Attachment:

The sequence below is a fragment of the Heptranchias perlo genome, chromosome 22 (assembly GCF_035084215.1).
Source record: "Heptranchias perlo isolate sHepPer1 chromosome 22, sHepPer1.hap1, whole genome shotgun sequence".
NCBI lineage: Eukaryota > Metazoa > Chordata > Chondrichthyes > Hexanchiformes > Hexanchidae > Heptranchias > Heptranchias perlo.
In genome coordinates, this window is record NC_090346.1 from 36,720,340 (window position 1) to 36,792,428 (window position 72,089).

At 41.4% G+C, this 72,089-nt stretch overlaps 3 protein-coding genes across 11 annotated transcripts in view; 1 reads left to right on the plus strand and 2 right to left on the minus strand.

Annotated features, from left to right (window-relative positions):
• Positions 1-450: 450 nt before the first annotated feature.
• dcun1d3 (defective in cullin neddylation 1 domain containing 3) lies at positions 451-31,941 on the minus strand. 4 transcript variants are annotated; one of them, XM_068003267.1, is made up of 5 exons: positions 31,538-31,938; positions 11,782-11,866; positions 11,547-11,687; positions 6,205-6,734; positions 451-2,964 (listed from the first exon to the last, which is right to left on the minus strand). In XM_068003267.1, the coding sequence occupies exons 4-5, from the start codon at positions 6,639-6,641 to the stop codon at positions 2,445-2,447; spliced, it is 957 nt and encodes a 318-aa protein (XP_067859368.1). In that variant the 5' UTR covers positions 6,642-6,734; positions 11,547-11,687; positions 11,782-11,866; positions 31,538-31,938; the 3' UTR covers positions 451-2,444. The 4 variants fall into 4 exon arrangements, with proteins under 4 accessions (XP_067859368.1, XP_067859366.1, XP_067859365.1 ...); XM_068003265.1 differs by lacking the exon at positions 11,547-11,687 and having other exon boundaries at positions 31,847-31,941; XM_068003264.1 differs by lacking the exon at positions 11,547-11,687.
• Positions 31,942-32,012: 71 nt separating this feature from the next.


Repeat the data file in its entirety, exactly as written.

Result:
The sequence below is a fragment of the Heptranchias perlo genome, chromosome 22 (assembly GCF_035084215.1).
Source record: "Heptranchias perlo isolate sHepPer1 chromosome 22, sHepPer1.hap1, whole genome shotgun sequence".
NCBI lineage: Eukaryota > Metazoa > Chordata > Chondrichthyes > Hexanchiformes > Hexanchidae > Heptranchias > Heptranchias perlo.
In genome coordinates, this window is record NC_090346.1 from 36,720,340 (window position 1) to 36,792,428 (window position 72,089).

At 41.4% G+C, this 72,089-nt stretch overlaps 3 protein-coding genes across 11 annotated transcripts in view; 1 reads left to right on the plus strand and 2 right to left on the minus strand.

Annotated features, from left to right (window-relative positions):
• Positions 1-450: 450 nt before the first annotated feature.
• dcun1d3 (defective in cullin neddylation 1 domain containing 3) lies at positions 451-31,941 on the minus strand. 4 transcript variants are annotated; one of them, XM_068003267.1, is made up of 5 exons: positions 31,538-31,938; positions 11,782-11,866; positions 11,547-11,687; positions 6,205-6,734; positions 451-2,964 (listed from the first exon to the last, which is right to left on the minus strand). In XM_068003267.1, the coding sequence occupies exons 4-5, from the start codon at positions 6,639-6,641 to the stop codon at positions 2,445-2,447; spliced, it is 957 nt and encodes a 318-aa protein (XP_067859368.1). In that variant the 5' UTR covers positions 6,642-6,734; positions 11,547-11,687; positions 11,782-11,866; positions 31,538-31,938; the 3' UTR covers positions 451-2,444. The 4 variants fall into 4 exon arrangements, with proteins under 4 accessions (XP_067859368.1, XP_067859366.1, XP_067859365.1 ...); XM_068003265.1 differs by lacking the exon at positions 11,547-11,687 and having other exon boundaries at positions 31,847-31,941; XM_068003264.1 differs by lacking the exon at positions 11,547-11,687.
• Positions 31,942-32,012: 71 nt separating this feature from the next.